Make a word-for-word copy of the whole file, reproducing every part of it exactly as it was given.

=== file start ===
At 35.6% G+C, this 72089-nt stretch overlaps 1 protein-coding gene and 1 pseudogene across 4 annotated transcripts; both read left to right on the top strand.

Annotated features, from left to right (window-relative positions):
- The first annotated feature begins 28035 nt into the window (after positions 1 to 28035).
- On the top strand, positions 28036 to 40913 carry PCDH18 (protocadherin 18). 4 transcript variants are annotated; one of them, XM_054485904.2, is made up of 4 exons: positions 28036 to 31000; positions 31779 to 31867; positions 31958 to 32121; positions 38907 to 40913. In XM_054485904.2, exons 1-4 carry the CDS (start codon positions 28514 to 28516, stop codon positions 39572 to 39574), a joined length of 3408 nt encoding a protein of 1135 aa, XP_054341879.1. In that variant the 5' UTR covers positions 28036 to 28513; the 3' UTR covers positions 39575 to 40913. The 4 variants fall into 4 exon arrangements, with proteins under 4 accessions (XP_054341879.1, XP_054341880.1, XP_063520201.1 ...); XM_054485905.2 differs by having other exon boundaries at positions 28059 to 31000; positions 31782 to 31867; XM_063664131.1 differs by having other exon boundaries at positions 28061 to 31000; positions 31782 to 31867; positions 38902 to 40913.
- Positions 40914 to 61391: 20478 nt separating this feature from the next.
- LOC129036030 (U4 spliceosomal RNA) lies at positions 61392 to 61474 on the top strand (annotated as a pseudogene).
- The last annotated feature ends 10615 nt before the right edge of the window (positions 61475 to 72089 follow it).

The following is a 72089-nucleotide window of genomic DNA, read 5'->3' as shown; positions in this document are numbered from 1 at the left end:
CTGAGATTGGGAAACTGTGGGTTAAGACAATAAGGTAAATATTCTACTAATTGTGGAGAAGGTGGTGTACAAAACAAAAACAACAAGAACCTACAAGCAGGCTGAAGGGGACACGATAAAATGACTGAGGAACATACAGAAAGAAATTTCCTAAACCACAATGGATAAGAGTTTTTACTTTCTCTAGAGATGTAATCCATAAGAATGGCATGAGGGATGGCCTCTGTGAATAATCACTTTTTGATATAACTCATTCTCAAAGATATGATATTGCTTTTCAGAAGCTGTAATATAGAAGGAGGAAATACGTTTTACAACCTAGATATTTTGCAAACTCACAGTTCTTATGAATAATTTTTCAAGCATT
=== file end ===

At 35.6% G+C, this 72089-nt stretch overlaps 1 protein-coding gene and 1 pseudogene across 4 annotated transcripts; both read left to right on the top strand.

Annotated features, from left to right (window-relative positions):
- The first annotated feature begins 28035 nt into the window (after positions 1 to 28035).
- On the top strand, positions 28036 to 40913 carry PCDH18 (protocadherin 18). 4 transcript variants are annotated; one of them, XM_054485904.2, is made up of 4 exons: positions 28036 to 31000; positions 31779 to 31867; positions 31958 to 32121; positions 38907 to 40913. In XM_054485904.2, exons 1-4 carry the CDS (start codon positions 28514 to 28516, stop codon positions 39572 to 39574), a joined length of 3408 nt encoding a protein of 1135 aa, XP_054341879.1. In that variant the 5' UTR covers positions 28036 to 28513; the 3' UTR covers positions 39575 to 40913. The 4 variants fall into 4 exon arrangements, with proteins under 4 accessions (XP_054341879.1, XP_054341880.1, XP_063520201.1 ...); XM_054485905.2 differs by having other exon boundaries at positions 28059 to 31000; positions 31782 to 31867; XM_063664131.1 differs by having other exon boundaries at positions 28061 to 31000; positions 31782 to 31867; positions 38902 to 40913.
- Positions 40914 to 61391: 20478 nt separating this feature from the next.
- LOC129036030 (U4 spliceosomal RNA) lies at positions 61392 to 61474 on the top strand (annotated as a pseudogene).
- The last annotated feature ends 10615 nt before the right edge of the window (positions 61475 to 72089 follow it).

The following is a 72089-nucleotide window of genomic DNA, read 5'->3' as shown; positions in this document are numbered from 1 at the left end:
CTGAGATTGGGAAACTGTGGGTTAAGACAATAAGGTAAATATTCTACTAATTGTGGAGAAGGTGGTGTACAAAACAAAAACAACAAGAACCTACAAGCAGGCTGAAGGGGACACGATAAAATGACTGAGGAACATACAGAAAGAAATTTCCTAAACCACAATGGATAAGAGTTTTTACTTTCTCTAGAGATGTAATCCATAAGAATGGCATGAGGGATGGCCTCTGTGAATAATCACTTTTTGATATAACTCATTCTCAAAGATATGATATTGCTTTTCAGAAGCTGTAATATAGAAGGAGGAAATACGTTTTACAACCTAGATATTTTGCAAACTCACAGTTCTTATGAATAATTTTTCAAGCATT